Some readers may desire a more comprehensive biography of her life before or after these childhood recollections. She authored an additional short memoiristic fragment, tracing her adolescence through her first encounter with the artist whom she would marry, published as First Encounter. Written similarly to Burning Lights, it weaves a narrative, painting memories through rich and visceral descriptions rather than through listed facts. David Mazower, the Yiddish Book Center’s bibliographer and editorial director, wrote a wonderful article for our website about the very special copy of Di ershte bagegenish (First Encounter) in our collection, available in our digital library and as an audiobook in the Sami Rohr Library of Recorded Yiddish Books.
Other than First Encounter, the best sources of information about Bella Chagall are the biographical works about her husband, Marc Chagall. A particularly useful text is Marc Chagall and His Times: A Documentary Narrative by Benjamin Harshav with translation by Barbara Harshav (whose name will be familiar to longtime members of the Book Club), which includes letters from and about Bella Chagall, photographs of her and her family, information about the publication of Burning Lights and First Encounter, and many more relevant details.
Bella Chagall is remembered largely through descriptions of Marc Chagall’s love for her. He continued to paint her, write poetry about and for her, and love her until his own death in 1985. Burning Lights, while organized and edited by Marc Chagall, is one of two narratives about Bella Chagall crafted and told by her.
Bella and Marc Chagall's Relationship:
Moyshe Shagal was born in Vitebsk (or possibly Liozna, a town within the Vitebsk region of modern-day Belarus) on July 7, 1887. He was the first of eight children born into an observant Jewish family. Bella and Marc Chagall both grew up in Vitebsk and met for the first time in 1909. According to their official birth dates, Marc Chagall would have been twenty-two and Bella Chagall would have been fourteen. In Marc Chagall and His Times, however, author Benjamin Harshav speculates that she must have been older; among other details, she supposedly finished gymnasium with her classmate, Thea Brachman, in 1907, which means that she was likely eighteen or nineteen at the time and, therefore, probably twenty or so when she and Chagall met.
They each wrote about their first meeting at Thea Brachman’s home (at the time, a romantic partner and model for Marc Chagall’s painting and a friend of Bella Chagall’s). “The First Meeting,” an article in Narrative Magazine, places their narratives in conversation with each other.
Marc Chagall left for Paris but returned to Vitebsk in 1914, reuniting with Berta Rosenfeld (who was still called Basha by her family). During her adolescence and teen years, she went by Berta, a Russian name. The two were married in their hometown on July 25, 1915. Their only child together, Ida Chagall, was born May 18, 1916, in Vitebsk, and they remained for only one year before moving to Paris in September 1923. Upon arrival, Berta became Bella, Moyshe became Marc, and their surname “Shagal” became “Chagall.” They lived in Paris until 1941, barely escaping the Nazi occupation of France. Thanks to the efforts of Varian Fry, they managed to make it to the United States. Ida Chagall and her first husband, Michel Rapaport, joined them shortly after, using every connection they had to save the paintings that Marc Chagall had left behind.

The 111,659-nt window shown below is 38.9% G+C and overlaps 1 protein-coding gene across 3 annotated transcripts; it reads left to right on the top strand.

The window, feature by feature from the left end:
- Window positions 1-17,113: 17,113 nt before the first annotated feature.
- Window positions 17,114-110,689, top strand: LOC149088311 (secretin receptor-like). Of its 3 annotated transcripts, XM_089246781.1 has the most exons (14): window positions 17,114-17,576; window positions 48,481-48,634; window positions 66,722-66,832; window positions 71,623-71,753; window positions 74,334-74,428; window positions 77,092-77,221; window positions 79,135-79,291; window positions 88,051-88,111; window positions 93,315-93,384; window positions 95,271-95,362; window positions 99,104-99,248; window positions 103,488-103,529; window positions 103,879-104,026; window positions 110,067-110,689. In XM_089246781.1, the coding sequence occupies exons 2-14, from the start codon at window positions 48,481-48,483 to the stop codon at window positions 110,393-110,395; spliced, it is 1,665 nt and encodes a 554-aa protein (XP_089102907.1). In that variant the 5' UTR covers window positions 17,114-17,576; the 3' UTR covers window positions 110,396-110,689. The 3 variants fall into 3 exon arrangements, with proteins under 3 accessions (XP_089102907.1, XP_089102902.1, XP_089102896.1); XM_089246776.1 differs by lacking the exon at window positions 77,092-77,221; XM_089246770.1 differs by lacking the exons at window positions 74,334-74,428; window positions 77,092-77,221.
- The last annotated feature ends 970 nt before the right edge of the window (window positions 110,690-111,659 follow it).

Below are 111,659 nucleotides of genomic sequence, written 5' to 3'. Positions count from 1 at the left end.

Though Bella Chagall had had a number of mysterious operations and illnesses while in Paris, friends and family were stunned by her sudden death in 1944 from streptococcal pharyngitis, strep throat (though her official death certificate reported “Diabetes Mellitus” as cause of death). She was buried with a simple gravestone in New Jersey, her name written in both Yiddish and English, with two hands raised in the priestly blessing, the symbol of the Kohanim (the high priests).
Mark Chagall’s relationship with Bella Chagall has been framed as the great and all-encompassing love; yet he had two marriages (one common-law and one legal) following her death. Not long after Bella Chagall passed away, he had a son with Virginia Haggard, the Chagall’s housekeeper upon their arrival in America, named David McClein (taking on the last name of Virginia Haggard’s husband). He remained in a common-law marriage with Haggard for seven years. When her husband finally granted her a divorce, she left Marc Chagall for the photographer Charles Leirens. Four months later, Marc Chagall married the housekeeper his daughter Ida had hired for him after Haggard had left, Valentina (Vava) Brodsky. He remained married to Vava Chagall until his death in 1985.
Still, Bella knew where Marc Chagall came from; she knew his language, his religion, and his connection to Russian Jewry intimately. Bella remained his heavenly bride and his angel in his art and poetry, even as he had additional romantic relationships.